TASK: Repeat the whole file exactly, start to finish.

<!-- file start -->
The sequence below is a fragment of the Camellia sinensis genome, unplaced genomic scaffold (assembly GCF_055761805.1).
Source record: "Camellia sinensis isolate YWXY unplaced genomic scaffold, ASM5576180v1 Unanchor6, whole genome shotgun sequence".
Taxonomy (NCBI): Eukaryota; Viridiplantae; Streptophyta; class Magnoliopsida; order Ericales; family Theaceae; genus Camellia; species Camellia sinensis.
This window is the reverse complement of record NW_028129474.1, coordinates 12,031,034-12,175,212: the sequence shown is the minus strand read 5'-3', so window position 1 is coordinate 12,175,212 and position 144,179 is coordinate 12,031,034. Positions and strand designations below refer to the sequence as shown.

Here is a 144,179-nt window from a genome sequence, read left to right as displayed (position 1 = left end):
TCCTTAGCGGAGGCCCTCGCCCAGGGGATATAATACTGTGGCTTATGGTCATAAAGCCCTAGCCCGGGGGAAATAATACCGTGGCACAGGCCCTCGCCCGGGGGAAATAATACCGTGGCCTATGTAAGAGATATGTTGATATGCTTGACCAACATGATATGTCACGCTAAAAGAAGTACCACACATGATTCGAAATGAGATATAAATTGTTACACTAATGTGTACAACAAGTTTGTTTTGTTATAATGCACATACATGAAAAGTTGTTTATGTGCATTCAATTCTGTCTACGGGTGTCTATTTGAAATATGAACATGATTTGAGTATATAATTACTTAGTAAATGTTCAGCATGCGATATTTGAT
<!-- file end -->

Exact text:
The sequence below is a fragment of the Camellia sinensis genome, unplaced genomic scaffold (assembly GCF_055761805.1).
Source record: "Camellia sinensis isolate YWXY unplaced genomic scaffold, ASM5576180v1 Unanchor6, whole genome shotgun sequence".
Taxonomy (NCBI): Eukaryota; Viridiplantae; Streptophyta; class Magnoliopsida; order Ericales; family Theaceae; genus Camellia; species Camellia sinensis.
This window is the reverse complement of record NW_028129474.1, coordinates 12,031,034-12,175,212: the sequence shown is the minus strand read 5'-3', so window position 1 is coordinate 12,175,212 and position 144,179 is coordinate 12,031,034. Positions and strand designations below refer to the sequence as shown.

Here is a 144,179-nt window from a genome sequence, read left to right as displayed (position 1 = left end):
TCCTTAGCGGAGGCCCTCGCCCAGGGGATATAATACTGTGGCTTATGGTCATAAAGCCCTAGCCCGGGGGAAATAATACCGTGGCACAGGCCCTCGCCCGGGGGAAATAATACCGTGGCCTATGTAAGAGATATGTTGATATGCTTGACCAACATGATATGTCACGCTAAAAGAAGTACCACACATGATTCGAAATGAGATATAAATTGTTACACTAATGTGTACAACAAGTTTGTTTTGTTATAATGCACATACATGAAAAGTTGTTTATGTGCATTCAATTCTGTCTACGGGTGTCTATTTGAAATATGAACATGATTTGAGTATATAATTACTTAGTAAATGTTCAGCATGCGATATTTGAT